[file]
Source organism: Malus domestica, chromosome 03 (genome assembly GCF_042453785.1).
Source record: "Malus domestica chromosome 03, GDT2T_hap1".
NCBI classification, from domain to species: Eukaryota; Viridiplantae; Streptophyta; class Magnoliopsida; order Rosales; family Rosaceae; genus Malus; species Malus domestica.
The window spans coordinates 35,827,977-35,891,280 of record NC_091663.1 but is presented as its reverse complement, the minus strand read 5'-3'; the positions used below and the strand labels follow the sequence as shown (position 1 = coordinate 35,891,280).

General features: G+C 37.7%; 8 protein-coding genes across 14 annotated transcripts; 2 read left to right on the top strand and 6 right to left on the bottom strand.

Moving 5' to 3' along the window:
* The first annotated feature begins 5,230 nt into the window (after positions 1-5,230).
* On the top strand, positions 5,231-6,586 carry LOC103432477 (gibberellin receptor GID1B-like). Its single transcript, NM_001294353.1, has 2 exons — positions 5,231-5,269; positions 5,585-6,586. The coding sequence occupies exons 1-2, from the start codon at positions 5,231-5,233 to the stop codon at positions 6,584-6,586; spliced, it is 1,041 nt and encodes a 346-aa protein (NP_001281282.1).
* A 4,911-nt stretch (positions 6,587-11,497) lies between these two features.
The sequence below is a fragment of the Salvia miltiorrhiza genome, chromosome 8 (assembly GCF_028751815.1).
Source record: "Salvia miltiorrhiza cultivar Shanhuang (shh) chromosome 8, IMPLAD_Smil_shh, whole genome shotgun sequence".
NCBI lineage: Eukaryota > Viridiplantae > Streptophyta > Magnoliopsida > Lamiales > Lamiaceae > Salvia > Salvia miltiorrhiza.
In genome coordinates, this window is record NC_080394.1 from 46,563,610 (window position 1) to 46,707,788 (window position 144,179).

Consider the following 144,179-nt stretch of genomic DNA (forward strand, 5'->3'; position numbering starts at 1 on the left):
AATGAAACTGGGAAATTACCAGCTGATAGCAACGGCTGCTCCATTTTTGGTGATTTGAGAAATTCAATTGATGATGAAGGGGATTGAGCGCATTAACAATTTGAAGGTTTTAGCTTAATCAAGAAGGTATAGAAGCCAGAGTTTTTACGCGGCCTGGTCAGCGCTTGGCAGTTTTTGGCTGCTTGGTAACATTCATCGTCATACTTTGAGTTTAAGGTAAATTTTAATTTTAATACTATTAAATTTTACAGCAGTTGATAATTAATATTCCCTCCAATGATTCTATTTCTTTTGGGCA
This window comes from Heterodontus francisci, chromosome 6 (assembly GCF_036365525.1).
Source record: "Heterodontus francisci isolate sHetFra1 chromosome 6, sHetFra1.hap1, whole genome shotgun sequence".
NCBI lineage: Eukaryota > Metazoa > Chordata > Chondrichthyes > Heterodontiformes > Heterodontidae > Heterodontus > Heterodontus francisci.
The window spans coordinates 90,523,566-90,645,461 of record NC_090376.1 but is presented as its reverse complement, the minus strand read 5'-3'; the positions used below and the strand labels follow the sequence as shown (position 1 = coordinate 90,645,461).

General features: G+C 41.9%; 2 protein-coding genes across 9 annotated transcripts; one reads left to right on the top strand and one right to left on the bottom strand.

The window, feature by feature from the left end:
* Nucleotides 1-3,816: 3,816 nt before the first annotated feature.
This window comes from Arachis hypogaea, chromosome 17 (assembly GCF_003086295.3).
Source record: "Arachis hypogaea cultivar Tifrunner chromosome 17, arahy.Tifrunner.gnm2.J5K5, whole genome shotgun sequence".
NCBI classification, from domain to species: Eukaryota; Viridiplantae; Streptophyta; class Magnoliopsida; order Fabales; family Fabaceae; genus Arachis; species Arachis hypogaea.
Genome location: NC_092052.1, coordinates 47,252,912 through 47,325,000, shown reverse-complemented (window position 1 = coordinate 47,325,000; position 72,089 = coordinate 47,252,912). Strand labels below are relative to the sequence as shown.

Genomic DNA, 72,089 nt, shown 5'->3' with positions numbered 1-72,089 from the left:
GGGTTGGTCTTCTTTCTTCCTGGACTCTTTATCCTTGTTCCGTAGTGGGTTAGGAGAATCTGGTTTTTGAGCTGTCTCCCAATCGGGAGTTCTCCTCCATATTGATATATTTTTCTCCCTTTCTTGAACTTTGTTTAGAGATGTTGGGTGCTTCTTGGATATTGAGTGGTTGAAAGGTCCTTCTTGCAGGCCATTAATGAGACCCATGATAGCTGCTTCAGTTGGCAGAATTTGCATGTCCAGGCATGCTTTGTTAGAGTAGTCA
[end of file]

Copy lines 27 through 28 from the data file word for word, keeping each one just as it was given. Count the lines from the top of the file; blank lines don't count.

Genomic DNA, 72,089 nt, shown 5'->3' with positions numbered 1-72,089 from the left:
GGGTTGGTCTTCTTTCTTCCTGGACTCTTTATCCTTGTTCCGTAGTGGGTTAGGAGAATCTGGTTTTTGAGCTGTCTCCCAATCGGGAGTTCTCCTCCATATTGATATATTTTTCTCCCTTTCTTGAACTTTGTTTAGAGATGTTGGGTGCTTCTTGGATATTGAGTGGTTGAAAGGTCCTTCTTGCAGGCCATTAATGAGACCCATGATAGCTGCTTCAGTTGGCAGAATTTGCATGTCCAGGCATGCTTTGTTAGAGTAGTCA